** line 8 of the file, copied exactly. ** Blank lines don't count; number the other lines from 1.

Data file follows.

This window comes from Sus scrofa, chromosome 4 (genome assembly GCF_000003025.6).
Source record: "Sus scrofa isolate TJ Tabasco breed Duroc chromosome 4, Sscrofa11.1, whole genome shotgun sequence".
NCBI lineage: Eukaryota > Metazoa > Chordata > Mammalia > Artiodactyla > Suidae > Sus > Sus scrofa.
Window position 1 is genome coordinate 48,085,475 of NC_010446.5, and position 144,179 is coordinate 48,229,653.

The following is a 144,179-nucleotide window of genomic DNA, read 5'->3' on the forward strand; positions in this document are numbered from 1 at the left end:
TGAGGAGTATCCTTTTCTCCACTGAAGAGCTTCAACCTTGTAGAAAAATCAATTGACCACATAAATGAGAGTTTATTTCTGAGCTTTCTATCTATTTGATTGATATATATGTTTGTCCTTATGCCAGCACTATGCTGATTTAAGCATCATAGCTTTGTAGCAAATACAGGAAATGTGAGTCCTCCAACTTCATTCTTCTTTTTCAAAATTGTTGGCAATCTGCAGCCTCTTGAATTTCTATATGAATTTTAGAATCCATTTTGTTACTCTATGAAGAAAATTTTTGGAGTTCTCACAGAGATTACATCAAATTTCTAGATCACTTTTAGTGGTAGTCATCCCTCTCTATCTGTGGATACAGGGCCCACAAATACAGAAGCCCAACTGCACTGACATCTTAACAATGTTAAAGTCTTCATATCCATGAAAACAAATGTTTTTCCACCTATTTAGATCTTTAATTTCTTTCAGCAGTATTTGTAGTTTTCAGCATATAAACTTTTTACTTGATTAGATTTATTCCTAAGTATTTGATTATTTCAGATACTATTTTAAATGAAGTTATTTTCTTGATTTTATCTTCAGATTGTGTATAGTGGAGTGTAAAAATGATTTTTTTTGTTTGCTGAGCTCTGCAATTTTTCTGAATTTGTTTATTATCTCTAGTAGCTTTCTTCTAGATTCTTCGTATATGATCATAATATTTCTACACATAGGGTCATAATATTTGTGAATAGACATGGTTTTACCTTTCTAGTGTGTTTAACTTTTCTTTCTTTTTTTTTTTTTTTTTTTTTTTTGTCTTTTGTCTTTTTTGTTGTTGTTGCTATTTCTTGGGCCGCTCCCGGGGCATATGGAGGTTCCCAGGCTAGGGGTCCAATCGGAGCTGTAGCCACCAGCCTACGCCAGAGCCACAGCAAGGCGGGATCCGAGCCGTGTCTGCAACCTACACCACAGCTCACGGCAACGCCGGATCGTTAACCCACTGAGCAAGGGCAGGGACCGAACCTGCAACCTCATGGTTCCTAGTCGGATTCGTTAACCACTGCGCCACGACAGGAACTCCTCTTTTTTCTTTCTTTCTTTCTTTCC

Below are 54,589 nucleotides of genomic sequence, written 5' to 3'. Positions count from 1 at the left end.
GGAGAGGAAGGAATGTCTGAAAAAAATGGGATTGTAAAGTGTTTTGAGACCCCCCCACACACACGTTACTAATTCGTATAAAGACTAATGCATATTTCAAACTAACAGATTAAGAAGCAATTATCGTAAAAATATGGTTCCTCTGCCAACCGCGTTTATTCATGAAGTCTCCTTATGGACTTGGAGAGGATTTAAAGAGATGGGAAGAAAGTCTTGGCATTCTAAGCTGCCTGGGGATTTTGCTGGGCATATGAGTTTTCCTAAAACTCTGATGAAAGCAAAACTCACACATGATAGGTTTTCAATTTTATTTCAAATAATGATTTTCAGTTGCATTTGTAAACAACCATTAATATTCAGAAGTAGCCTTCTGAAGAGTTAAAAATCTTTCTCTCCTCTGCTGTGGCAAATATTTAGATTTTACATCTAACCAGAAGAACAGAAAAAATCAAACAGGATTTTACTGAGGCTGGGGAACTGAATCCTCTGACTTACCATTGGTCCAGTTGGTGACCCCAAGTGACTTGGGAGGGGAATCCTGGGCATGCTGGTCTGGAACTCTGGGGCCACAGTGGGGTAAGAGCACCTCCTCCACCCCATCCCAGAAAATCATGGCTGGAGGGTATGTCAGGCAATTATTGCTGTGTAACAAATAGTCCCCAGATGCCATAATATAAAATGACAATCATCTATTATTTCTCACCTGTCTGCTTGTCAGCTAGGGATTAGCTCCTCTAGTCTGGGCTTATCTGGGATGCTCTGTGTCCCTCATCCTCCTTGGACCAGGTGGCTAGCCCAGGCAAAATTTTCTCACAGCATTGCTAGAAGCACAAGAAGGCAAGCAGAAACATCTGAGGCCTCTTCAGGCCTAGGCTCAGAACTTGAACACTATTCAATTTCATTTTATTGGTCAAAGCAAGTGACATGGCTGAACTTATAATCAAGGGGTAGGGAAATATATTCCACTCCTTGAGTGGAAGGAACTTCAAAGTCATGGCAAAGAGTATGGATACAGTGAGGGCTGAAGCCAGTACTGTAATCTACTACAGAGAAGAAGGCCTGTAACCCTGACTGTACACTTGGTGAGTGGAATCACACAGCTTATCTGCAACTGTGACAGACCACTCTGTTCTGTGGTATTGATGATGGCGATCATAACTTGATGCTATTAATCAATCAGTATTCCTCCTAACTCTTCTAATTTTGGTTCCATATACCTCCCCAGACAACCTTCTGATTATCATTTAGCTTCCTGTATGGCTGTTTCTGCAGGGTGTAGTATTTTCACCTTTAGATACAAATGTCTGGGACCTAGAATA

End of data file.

GGAGAGGAAGGAATGTCTGAAAAAAATGGGATTGTAAAGTGTTTTGAGACCCCCCCACACACACGTTACTAATTCGTATAAAGACTAATGCATATTTCAAACTAACAGATTAAGAAGCAATTATCGTAAAAATATGGTTCCTCTGCCAACCGCGTTTATTCATGAAGTCTCCTTATGGACTTGGAGAGGATTTAAAGAGATGGGAAGAAAGTCTTGGCATTCTAAGCTGCCTGGGGATTTTGCTGGGCATATGAGTTTTCCTAAAACTCTGATGAAAGCAAAACTCACACATGATAGGTTTTCAATTTTATTTCAAATAATGATTTTCAGTTGCATTTGTAAACAACCATTAATATTCAGAAGTAGCCTTCTGAAGAGTTAAAAATCTTTCTCTCCTCTGCTGTGGCAAATATTTAGATTTTACATCTAACCAGAAGAACAGAAAAAATCAAACAGGATTTTACTGAGGCTGGGGAACTGAATCCTCTGACTTACCATTGGTCCAGTTGGTGACCCCAAGTGACTTGGGAGGGGAATCCTGGGCATGCTGGTCTGGAACTCTGGGGCCACAGTGGGGTAAGAGCACCTCCTCCACCCCATCCCAGAAAATCATGGCTGGAGGGTATGTCAGGCAATTATTGCTGTGTAACAAATAGTCCCCAGATGCCATAATATAAAATGACAATCATCTATTATTTCTCACCTGTCTGCTTGTCAGCTAGGGATTAGCTCCTCTAGTCTGGGCTTATCTGGGATGCTCTGTGTCCCTCATCCTCCTTGGACCAGGTGGCTAGCCCAGGCAAAATTTTCTCACAGCATTGCTAGAAGCACAAGAAGGCAAGCAGAAACATCTGAGGCCTCTTCAGGCCTAGGCTCAGAACTTGAACACTATTCAATTTCATTTTATTGGTCAAAGCAAGTGACATGGCTGAACTTATAATCAAGGGGTAGGGAAATATATTCCACTCCTTGAGTGGAAGGAACTTCAAAGTCATGGCAAAGAGTATGGATACAGTGAGGGCTGAAGCCAGTACTGTAATCTACTACAGAGAAGAAGGCCTGTAACCCTGACTGTACACTTGGTGAGTGGAATCACACAGCTTATCTGCAACTGTGACAGACCACTCTGTTCTGTGGTATTGATGATGGCGATCATAACTTGATGCTATTAATCAATCAGTATTCCTCCTAACTCTTCTAATTTTGGTTCCATATACCTCCCCAGACAACCTTCTGATTATCATTTAGCTTCCTGTATGGCTGTTTCTGCAGGGTGTAGTATTTTCACCTTTAGATACAAATGTCTGGGACCTAGAATA